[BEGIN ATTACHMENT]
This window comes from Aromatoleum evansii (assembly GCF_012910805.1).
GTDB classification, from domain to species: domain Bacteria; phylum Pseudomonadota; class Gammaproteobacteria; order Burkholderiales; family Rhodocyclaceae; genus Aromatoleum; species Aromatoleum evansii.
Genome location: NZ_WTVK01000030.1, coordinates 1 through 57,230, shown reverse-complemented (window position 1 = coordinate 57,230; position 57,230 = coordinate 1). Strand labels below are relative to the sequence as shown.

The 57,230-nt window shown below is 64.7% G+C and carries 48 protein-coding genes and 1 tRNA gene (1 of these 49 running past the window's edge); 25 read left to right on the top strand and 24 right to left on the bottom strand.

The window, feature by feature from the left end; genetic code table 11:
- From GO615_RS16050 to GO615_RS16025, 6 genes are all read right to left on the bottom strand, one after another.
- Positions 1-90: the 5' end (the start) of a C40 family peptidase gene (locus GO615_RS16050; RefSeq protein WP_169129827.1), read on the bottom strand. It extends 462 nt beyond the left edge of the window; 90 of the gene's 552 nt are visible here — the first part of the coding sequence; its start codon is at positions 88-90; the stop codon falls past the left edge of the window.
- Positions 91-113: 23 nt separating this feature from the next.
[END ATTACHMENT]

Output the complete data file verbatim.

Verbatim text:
This window comes from Aromatoleum evansii (assembly GCF_012910805.1).
GTDB classification, from domain to species: domain Bacteria; phylum Pseudomonadota; class Gammaproteobacteria; order Burkholderiales; family Rhodocyclaceae; genus Aromatoleum; species Aromatoleum evansii.
Genome location: NZ_WTVK01000030.1, coordinates 1 through 57,230, shown reverse-complemented (window position 1 = coordinate 57,230; position 57,230 = coordinate 1). Strand labels below are relative to the sequence as shown.

The 57,230-nt window shown below is 64.7% G+C and carries 48 protein-coding genes and 1 tRNA gene (1 of these 49 running past the window's edge); 25 read left to right on the top strand and 24 right to left on the bottom strand.

The window, feature by feature from the left end; genetic code table 11:
- From GO615_RS16050 to GO615_RS16025, 6 genes are all read right to left on the bottom strand, one after another.
- Positions 1-90: the 5' end (the start) of a C40 family peptidase gene (locus GO615_RS16050; RefSeq protein WP_169129827.1), read on the bottom strand. It extends 462 nt beyond the left edge of the window; 90 of the gene's 552 nt are visible here — the first part of the coding sequence; its start codon is at positions 88-90; the stop codon falls past the left edge of the window.
- Positions 91-113: 23 nt separating this feature from the next.